On Conflation

Conflate

In wrapping up my review of the Fly Hurricane, I touched on the idea of modeling preferences falling on a spectrum (or really, multiple spectrums).

There was a reason for this.

This hobby, perhaps more than any other I’ve been a part of, is given to rampant conflation. That is to say, taking two separate ideas and combining them into one. It’s lazy, it’s reductive, and I’m convinced it’s responsible for probably about 80% of the internet bitchfights that break out on forums and social media.

What do I mean by conflation?

Simple.

If you call a kit out for shoddy mold planning and engineering – as I did with Kitty Hawk’s Kingfisher – you can expect plenty of responses that you just need to “use your modeling skills”. The implication, of course, being that you lack said modeling skills.

This is conflation.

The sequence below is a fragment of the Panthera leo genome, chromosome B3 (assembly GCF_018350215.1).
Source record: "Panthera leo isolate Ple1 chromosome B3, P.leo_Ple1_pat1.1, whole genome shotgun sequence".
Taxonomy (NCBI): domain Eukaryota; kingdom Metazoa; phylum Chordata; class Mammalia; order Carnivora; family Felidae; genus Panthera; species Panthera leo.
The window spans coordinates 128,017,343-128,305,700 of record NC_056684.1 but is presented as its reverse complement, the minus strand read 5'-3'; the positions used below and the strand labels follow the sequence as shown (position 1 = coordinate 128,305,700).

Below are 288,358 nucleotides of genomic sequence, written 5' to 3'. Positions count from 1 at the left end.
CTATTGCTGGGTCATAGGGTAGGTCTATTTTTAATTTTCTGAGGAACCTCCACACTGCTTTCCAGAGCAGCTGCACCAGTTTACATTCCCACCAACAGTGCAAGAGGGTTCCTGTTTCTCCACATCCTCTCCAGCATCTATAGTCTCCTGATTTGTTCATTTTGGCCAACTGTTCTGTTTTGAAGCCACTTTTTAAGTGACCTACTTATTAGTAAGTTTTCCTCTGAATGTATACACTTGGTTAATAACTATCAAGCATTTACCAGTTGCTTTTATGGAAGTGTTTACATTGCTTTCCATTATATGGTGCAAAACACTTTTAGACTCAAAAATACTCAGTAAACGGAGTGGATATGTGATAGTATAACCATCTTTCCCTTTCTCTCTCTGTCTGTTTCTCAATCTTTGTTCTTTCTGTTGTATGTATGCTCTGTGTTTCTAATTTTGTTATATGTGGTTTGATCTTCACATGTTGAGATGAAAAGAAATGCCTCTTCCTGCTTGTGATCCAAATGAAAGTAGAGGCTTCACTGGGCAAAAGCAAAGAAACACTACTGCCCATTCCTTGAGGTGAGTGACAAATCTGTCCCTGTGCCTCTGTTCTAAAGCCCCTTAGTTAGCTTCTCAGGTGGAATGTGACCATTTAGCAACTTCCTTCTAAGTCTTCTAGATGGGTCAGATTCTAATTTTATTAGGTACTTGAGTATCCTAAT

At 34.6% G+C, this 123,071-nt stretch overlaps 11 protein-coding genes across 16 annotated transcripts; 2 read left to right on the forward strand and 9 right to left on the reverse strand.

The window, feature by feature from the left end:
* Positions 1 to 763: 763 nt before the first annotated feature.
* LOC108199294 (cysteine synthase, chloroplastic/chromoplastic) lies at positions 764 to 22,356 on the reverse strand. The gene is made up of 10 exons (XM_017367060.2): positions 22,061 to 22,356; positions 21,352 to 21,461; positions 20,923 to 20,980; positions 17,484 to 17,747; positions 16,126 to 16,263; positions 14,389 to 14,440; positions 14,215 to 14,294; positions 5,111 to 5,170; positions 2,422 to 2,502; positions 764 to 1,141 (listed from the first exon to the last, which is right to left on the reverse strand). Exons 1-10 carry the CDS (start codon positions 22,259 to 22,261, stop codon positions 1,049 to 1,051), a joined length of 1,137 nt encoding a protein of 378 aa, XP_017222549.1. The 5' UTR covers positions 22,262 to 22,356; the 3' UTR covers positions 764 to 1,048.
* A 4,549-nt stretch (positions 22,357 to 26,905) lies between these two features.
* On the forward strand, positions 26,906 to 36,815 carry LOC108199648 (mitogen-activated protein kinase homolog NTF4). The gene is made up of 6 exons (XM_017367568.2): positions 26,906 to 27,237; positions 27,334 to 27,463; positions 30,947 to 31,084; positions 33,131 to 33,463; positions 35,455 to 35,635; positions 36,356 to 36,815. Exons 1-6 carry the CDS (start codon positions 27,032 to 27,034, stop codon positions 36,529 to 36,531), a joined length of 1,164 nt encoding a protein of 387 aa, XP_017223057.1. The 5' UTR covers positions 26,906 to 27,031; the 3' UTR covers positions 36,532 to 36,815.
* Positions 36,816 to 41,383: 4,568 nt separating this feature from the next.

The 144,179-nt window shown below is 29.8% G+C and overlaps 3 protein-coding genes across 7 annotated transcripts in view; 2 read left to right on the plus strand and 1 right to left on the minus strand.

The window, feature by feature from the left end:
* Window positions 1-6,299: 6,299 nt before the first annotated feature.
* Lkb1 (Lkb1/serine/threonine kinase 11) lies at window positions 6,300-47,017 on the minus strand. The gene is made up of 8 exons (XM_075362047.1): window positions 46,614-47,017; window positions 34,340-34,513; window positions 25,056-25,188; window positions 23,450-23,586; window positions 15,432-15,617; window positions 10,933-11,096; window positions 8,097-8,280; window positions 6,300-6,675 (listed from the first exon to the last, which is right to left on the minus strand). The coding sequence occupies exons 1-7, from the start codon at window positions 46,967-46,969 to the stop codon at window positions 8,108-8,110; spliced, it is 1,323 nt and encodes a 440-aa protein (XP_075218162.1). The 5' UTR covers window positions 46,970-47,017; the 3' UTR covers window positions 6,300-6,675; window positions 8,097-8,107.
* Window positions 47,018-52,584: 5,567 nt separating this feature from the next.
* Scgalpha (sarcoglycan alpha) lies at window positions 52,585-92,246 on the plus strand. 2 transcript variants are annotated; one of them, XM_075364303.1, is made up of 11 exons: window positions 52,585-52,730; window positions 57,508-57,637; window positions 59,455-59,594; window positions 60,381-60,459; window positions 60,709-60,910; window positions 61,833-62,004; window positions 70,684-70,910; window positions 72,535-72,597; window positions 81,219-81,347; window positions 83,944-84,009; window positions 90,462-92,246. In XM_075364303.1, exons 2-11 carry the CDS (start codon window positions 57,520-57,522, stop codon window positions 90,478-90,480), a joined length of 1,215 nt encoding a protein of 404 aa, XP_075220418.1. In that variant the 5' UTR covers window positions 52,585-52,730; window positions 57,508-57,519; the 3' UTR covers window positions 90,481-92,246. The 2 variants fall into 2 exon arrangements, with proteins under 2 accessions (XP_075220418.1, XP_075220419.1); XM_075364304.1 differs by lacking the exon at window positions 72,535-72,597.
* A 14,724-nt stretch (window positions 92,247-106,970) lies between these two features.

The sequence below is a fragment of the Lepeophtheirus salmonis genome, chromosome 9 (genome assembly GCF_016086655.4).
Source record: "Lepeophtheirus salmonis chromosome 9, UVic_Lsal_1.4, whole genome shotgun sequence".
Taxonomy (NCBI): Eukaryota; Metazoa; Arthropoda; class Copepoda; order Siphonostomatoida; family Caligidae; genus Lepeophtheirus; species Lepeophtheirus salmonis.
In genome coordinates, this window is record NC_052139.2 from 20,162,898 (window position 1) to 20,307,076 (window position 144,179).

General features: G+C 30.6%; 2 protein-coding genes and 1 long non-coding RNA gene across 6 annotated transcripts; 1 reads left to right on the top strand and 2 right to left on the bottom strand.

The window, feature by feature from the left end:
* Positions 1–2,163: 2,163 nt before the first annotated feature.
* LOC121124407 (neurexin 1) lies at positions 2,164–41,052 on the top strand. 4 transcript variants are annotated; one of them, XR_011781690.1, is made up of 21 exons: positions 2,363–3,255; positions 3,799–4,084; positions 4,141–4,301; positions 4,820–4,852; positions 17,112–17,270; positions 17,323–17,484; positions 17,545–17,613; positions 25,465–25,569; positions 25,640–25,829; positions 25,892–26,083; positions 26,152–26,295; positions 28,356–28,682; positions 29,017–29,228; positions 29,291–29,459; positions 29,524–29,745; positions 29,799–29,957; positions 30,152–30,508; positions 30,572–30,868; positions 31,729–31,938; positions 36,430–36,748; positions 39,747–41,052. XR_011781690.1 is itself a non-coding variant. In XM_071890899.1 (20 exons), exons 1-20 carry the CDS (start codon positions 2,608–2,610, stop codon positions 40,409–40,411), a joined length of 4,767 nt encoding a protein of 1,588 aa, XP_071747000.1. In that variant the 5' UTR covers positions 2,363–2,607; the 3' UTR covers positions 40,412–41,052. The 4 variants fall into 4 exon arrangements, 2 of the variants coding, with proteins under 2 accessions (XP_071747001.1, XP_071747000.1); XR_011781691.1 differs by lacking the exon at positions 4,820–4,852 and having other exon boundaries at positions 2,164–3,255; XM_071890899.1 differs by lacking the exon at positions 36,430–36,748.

Can the Kingfisher be built? Yes. Will I build it at some point? Almost certainly yes – if only to shove it in the teeth of internet conflationsists because whether or not it can be built and whether or not I can build it is beside the fucking point.

The point is that the kit is poorly thought out and executed – especially at the $90 pricepoint that Kitty Hawk placed on it.

If you went out and bought a $50,000 car and it turned out that the passenger door wouldn’t latch, the transmission was constantly hunting for the wrong gear, and the sunroof leaked, nobody would respond with “you just have to use your driving skills”.

If you bought a new tablet, and the wi-fi antenna was shit and the battery couldn’t make it past four hours, who would suggest “you’re just using it wrong”? Or “I got by fine on a Palm Pilot, just be grateful that you even have a color screen”?

It’s entirely possible for things to suck – or to be good – completely independent of a person’s skill, preference or experience.

Things that Objectively Suck

Locator pins that are too big for their corresponding holes are objectively bad. I don’t care if the fix is minor. That’s lazy design, lazy molding, and lazy QA.